models where truth does not come with its importance degree, must be rejected as realistic models of
human reasoning. Many means, such as weighted power means, use weights to express the impact/importance of individual arguments. So, such means are the primary candidates for serving as graded logic aggregators.
The use of annihilators is a fundamental observable property of the graded conjunction and the graded disjunction used in human reasoning. If the graded conjunction supports the annihilator 0, then
such operator is called hard; if the annihilator 0 is not supported, then the operator is called soft. If the
graded disjunction supports the annihilator 1, then such operator is called hard; if the annihilator 1 is not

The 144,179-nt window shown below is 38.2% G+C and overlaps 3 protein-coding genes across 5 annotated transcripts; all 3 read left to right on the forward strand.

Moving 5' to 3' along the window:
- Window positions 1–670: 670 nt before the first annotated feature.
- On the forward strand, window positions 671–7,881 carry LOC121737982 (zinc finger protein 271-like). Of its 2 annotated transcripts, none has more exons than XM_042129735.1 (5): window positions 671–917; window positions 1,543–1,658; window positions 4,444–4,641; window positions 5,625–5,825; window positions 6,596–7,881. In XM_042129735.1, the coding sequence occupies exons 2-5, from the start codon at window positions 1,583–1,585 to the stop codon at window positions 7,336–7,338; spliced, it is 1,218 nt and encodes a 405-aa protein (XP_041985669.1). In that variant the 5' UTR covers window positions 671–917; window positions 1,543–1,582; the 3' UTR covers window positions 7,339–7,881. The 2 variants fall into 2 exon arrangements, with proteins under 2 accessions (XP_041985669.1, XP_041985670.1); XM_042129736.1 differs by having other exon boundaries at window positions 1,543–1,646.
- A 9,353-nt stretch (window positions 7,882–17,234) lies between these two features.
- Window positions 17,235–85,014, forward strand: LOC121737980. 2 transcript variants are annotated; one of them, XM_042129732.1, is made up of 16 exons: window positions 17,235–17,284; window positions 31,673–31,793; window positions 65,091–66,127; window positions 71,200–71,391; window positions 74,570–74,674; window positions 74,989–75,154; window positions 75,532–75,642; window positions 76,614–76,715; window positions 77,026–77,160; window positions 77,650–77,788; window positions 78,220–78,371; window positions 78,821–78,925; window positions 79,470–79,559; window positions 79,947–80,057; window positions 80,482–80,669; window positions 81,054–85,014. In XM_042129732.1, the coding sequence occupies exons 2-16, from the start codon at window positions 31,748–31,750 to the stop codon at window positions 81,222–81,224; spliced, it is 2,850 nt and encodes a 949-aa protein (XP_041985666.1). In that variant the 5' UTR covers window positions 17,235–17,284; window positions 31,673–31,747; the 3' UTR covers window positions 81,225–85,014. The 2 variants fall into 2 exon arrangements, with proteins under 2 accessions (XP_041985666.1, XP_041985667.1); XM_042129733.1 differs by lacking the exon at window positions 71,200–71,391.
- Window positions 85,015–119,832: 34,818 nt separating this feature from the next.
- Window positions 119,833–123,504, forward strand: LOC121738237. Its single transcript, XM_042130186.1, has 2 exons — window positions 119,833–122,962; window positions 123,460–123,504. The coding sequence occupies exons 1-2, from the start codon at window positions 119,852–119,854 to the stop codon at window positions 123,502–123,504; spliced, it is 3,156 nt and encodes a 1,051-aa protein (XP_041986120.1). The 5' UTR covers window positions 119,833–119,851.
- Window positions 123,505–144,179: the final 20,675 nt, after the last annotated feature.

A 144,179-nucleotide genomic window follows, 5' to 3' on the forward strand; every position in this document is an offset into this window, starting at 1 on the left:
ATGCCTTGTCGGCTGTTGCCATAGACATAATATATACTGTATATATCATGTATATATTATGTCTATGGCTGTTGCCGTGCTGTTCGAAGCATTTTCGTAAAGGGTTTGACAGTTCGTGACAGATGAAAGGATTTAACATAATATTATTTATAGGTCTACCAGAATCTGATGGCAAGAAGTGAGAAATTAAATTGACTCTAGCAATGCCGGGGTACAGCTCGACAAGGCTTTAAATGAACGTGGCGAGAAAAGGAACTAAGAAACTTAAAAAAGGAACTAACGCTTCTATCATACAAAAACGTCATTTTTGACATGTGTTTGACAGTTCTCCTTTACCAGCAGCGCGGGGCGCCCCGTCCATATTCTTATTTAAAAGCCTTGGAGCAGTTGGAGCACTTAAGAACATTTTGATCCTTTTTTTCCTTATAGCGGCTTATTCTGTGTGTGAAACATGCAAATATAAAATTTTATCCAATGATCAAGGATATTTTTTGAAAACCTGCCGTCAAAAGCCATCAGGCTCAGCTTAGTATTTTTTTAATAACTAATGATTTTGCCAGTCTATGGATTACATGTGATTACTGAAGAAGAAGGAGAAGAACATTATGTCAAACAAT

supported, then the operator is called soft. The hard graded conjunction can be verbalized as the "must
have" condition, where each input is considered mandatory, so that its nonsatisfaction unconditionally
yields the output 0. The hard graded disjunction can be verbalized as the "enough to have" condition,
where each input is considered sufficient to fully satisfy stakeholder's requirements: its value 1
unconditionally yields the output 1. Both the graded conjunction and the graded disjunction can be soft,
verbalized as the "nice to have" condition where the properties of aggregation are conjunctive or
disjunctive, but the annihilators are not supported. Both hard and soft logic aggregators are provably
present and used in human reasoning.
The basic Graded Conjunction/Disjunction (basic GCD) is the fundamental GL aggregation function
that includes and integrates 7 types of logic aggregation: full conjunction, hard graded conjunction, soft
graded conjunction, neutrality (the weighted arithmetic mean), soft graded disjunction, hard graded
disjunction, and the full disjunction. The basic GCD and negation are sufficient to create all other
compound GL functions, such as graded absorption, implication, abjunction, equivalence, exclusive